Europe Union’s unity behind Ukraine tested by division over Russian oil ban

Brussels — European Union leaders will gather Monday in a new show of solidarity with Ukraine, but divisions over whether to target Russian oil in a new series of sanctions are exposing the limits of how far the bloc can go to help the war-torn country. Ukrainian President Volodymyr Zelenskyy, who will address the 27 heads of state and government by videoconference in the evening, has repeatedly demanded that the EU target Russia’s lucrative energy sector and deprive Moscow of billions of dollars each day in supply payments.
 
But Hungary is leading a group of countries — along with Slovakia, the Czech Republic and Bulgaria — that rely on Russian oil and can’t afford to take such steps. Hungary gets more than 60% of its oil from Russia and 85% of its natural gas. Prime Minister Viktor Orban has insisted that an oil embargo should not be discussed at the summit.
 
The EU has already slapped five rounds of sanctions on Russia over its actions in Ukraine. It’s targeted more than 1,000 people, including President Vladimir Putin and top government officials, as well as pro-Kremlin oligarchs, banks, the coal sector and more.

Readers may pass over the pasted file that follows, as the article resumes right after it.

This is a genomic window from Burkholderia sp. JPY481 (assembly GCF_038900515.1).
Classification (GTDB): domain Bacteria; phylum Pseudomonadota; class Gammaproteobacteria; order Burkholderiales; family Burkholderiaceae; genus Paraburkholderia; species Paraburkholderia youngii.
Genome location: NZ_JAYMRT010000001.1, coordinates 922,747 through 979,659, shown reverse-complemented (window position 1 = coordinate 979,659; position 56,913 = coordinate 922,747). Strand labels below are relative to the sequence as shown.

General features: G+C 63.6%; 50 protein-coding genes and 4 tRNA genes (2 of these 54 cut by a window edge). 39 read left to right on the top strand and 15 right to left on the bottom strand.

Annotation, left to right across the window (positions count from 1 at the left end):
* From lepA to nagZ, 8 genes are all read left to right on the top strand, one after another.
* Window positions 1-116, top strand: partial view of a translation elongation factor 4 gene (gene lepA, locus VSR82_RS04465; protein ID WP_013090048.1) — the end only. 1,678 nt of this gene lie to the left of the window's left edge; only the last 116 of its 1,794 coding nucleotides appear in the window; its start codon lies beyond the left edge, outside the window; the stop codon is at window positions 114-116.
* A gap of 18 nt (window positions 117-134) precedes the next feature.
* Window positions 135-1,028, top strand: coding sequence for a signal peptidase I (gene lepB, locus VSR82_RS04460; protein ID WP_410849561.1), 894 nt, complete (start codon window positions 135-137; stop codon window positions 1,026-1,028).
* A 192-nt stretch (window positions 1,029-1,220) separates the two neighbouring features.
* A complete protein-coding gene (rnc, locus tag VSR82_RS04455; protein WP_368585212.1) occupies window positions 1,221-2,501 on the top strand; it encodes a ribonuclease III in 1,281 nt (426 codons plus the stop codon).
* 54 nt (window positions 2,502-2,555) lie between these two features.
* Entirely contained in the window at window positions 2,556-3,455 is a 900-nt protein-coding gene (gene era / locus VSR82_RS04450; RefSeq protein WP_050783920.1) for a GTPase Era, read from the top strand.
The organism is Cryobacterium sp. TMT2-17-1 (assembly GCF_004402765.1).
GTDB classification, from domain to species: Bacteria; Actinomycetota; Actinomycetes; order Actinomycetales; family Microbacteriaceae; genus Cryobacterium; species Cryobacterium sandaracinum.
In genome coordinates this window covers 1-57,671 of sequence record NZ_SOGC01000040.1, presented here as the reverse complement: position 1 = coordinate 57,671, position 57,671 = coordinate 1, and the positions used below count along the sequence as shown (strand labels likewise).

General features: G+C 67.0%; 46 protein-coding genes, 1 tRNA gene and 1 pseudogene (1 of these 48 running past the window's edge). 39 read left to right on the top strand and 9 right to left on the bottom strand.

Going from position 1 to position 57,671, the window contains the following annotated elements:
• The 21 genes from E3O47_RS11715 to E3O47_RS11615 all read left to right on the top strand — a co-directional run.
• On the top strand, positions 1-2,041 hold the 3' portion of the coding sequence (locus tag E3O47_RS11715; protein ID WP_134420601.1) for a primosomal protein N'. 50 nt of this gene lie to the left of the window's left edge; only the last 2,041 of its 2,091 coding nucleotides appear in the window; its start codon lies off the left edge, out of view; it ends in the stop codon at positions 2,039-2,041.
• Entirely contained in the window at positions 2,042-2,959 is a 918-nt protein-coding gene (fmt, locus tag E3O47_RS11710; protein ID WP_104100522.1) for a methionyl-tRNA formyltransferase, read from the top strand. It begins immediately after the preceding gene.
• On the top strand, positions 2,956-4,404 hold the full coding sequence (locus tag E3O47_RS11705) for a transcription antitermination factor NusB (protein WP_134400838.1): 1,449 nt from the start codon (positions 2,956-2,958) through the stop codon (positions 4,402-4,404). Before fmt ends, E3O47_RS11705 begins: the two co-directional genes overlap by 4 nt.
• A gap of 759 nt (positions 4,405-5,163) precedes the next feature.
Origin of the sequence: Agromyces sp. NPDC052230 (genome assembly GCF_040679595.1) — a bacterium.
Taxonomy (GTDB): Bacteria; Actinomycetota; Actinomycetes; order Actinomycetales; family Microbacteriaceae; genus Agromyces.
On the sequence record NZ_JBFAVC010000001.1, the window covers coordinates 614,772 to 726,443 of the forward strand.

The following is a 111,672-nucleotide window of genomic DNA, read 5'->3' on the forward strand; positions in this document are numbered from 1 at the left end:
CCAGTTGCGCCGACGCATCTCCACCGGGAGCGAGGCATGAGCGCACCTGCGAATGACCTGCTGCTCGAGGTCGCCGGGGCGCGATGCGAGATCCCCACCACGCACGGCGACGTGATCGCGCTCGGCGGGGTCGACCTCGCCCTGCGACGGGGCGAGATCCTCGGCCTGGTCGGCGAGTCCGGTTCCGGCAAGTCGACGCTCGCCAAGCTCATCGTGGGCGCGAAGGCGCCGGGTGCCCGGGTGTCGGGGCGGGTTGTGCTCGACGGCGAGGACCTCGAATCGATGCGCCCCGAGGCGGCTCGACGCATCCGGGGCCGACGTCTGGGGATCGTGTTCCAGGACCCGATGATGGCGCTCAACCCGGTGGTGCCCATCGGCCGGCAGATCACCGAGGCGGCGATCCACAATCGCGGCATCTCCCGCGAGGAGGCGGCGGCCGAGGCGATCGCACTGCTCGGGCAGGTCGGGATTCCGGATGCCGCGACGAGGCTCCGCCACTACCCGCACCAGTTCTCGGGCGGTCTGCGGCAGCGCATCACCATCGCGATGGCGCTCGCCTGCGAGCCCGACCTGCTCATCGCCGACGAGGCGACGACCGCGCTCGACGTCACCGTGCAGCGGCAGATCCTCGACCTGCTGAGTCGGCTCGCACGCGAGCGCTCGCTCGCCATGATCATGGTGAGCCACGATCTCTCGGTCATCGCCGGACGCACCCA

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A sixth package was announced on May 4, but the hold up over oil is embarrassing the bloc. Ahead of the summit, officials suggested that a solution might be found by targeting oil transported by ships and holding fire on the pipeline oil so valuable to Hungary.

“If we target the oil arriving by sea, we’ll hit at least two thirds of exports, perhaps more,” a senior EU official said. He declined to be named given the sensitive nature of the negotiations. Hungary and Slovakia depend on Russian oil they receive through the Soviet-era Druzhba pipeline.

HUNGARY-RUSSIA-EU-SANCTION-OIL-REFINERY
A worker prepares to receive liquid additive for petroleum refining from a tanker train at the Duna (Danube) Refinery of Hungarian MOL Company, near the town of Szazhalombatta south of Budapest, May 5, 2022, as the Duna Refinery continues to receive Russian crude oil through the Druzhba pipeline.

ATTILA KISBENEDEK/AFP/Getty


The problem with hitting sea transported oil is that countries like Belgium, Germany and the Netherlands most reliant on that form would suffer a surge in oil prices, distorting competition because Hungary would still be purchasing cheaper Russian oil. Experts failed to reach agreement on such a move over the weekend but continued their talks ahead of the summit.

The two-day meeting in Brussels will also focus on continued EU financial support to Ukraine — probably the endorsement of a 9 billion-euro ($9.7 billion) tranche of assistance — and on military help and war crimes investigations.


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The issue of food security will be on the table on Tuesday, with the leaders set to encourage their governments speed up work on “solidarity lanes” to help Ukraine export grain and other produce.

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